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Feeling that she had buried her true self in marriage, Mamah longed to live. And so she not only embarked on an affair with Wright, but abandoned her adoring husband, her children, and her sister, running away to Europe with Wright.
I admired the fact that this is such a smart novel. Horan presents Mamah as an intellectual, a woman yearning to be her own woman, who first finds herself in middle age. This is no cheap bodice ripper.
At times I despaired of what appeared to be Mamah's foolish choices. There were two things in the book that didn't quite work for me. I never really understood what she saw in Frank Lloyd Wright. The book is called "Loving Frank," and yet I never found myself loving him in the least. I admire Horan's warts-and-all honesty about the man, and yet I never fathomed Mamah's passion for him.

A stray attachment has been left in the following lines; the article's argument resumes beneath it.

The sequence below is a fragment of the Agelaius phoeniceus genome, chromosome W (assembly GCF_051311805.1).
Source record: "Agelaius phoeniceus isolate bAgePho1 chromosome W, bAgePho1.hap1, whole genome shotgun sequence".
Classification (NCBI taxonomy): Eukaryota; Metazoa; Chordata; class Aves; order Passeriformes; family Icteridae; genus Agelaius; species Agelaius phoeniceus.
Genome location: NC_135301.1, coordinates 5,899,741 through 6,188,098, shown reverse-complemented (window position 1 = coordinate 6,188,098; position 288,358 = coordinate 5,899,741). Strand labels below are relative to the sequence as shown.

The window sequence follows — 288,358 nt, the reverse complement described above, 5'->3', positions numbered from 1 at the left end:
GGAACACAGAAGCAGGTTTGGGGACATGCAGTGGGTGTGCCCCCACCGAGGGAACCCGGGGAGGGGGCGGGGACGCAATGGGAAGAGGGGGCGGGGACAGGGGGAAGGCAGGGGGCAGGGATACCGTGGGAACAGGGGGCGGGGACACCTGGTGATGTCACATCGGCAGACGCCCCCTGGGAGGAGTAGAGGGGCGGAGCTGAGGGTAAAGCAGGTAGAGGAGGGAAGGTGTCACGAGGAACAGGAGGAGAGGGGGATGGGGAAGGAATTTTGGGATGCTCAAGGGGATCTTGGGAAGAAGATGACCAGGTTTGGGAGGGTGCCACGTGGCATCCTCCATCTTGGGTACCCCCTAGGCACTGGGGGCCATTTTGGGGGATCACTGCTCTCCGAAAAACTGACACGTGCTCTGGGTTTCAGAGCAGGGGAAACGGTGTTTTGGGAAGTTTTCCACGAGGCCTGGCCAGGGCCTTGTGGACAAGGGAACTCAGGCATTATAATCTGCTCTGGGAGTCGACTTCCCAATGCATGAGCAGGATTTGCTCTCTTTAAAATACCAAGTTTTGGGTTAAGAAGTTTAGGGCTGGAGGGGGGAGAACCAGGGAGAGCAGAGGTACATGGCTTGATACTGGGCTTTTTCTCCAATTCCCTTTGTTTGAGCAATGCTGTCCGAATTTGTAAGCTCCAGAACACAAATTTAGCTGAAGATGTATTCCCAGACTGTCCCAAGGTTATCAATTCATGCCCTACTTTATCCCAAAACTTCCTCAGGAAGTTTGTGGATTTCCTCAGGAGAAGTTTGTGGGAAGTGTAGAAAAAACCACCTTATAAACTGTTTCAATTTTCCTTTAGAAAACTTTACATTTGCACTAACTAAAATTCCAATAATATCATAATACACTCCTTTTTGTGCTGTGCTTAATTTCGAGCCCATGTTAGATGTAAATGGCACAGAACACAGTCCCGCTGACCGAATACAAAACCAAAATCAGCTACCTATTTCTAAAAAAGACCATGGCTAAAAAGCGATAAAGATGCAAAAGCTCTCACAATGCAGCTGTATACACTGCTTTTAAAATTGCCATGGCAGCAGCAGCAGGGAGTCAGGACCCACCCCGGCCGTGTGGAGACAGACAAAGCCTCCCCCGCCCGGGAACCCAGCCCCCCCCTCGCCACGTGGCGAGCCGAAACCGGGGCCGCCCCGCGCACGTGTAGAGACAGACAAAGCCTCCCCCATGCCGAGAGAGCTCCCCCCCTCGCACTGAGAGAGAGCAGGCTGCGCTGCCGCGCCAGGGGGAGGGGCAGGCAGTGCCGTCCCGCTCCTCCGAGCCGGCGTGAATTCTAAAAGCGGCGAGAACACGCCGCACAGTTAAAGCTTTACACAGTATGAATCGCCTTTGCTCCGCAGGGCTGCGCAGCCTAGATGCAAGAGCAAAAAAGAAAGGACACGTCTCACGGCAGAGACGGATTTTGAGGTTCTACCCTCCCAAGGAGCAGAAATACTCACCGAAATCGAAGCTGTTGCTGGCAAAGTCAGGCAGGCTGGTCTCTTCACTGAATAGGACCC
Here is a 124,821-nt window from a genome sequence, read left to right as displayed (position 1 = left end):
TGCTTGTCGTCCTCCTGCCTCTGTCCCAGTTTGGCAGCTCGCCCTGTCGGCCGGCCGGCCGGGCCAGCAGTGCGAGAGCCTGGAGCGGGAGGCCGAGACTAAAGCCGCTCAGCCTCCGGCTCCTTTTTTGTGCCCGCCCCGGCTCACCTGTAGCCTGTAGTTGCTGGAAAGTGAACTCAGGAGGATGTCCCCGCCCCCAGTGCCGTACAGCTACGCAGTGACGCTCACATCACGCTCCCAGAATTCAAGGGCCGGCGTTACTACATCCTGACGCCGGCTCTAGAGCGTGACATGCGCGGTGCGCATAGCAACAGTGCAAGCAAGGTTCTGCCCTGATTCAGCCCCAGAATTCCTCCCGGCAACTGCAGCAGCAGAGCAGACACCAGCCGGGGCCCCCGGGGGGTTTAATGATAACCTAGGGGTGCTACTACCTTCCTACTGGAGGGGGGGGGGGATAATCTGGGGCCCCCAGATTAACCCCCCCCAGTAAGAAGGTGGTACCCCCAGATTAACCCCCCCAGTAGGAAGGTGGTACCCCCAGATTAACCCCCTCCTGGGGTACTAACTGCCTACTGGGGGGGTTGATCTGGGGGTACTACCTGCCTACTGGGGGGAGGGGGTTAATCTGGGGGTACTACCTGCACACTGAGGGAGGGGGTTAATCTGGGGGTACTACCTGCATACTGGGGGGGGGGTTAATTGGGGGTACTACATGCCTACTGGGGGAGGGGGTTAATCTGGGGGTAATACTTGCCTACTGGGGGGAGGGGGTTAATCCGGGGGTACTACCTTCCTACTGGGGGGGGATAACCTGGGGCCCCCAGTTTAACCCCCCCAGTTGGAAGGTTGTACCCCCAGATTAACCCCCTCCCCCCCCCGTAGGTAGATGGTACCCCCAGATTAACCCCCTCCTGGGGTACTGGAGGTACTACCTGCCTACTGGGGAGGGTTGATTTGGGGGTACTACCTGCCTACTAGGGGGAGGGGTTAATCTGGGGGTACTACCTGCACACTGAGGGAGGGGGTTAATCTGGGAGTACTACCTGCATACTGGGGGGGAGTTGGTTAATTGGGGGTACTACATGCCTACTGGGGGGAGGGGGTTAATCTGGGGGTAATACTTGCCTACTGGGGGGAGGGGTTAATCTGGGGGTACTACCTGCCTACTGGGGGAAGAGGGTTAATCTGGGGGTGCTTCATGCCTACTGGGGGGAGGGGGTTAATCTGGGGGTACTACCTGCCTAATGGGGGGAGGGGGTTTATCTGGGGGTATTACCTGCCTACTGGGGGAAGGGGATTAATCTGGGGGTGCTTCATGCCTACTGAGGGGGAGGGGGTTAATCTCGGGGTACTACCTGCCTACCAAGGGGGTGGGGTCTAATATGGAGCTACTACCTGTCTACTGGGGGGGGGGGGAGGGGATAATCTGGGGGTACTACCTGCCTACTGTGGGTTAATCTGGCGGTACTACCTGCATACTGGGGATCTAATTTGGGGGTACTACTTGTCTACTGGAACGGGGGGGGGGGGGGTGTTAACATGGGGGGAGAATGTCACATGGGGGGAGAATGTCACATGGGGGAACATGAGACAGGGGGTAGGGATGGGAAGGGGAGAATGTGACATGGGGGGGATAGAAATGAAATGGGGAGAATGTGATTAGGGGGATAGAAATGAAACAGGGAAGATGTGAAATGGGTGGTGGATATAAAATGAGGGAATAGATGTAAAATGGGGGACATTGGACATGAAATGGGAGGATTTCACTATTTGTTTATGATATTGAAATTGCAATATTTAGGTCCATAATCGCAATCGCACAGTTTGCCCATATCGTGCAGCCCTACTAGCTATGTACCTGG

The other thing that didn't quite work for me was the ending. Obviously the author is bound to the facts and can't change history just to please the reader. But the end felt so abrupt, like a Quentin Taratino ending spliced on to a Merchant Ivory film. To use one of Lloyd Wright's own terms, the ending just didn't feel organic to the rest of the narrative. Perhaps the use of foreshadowing might have set this up better.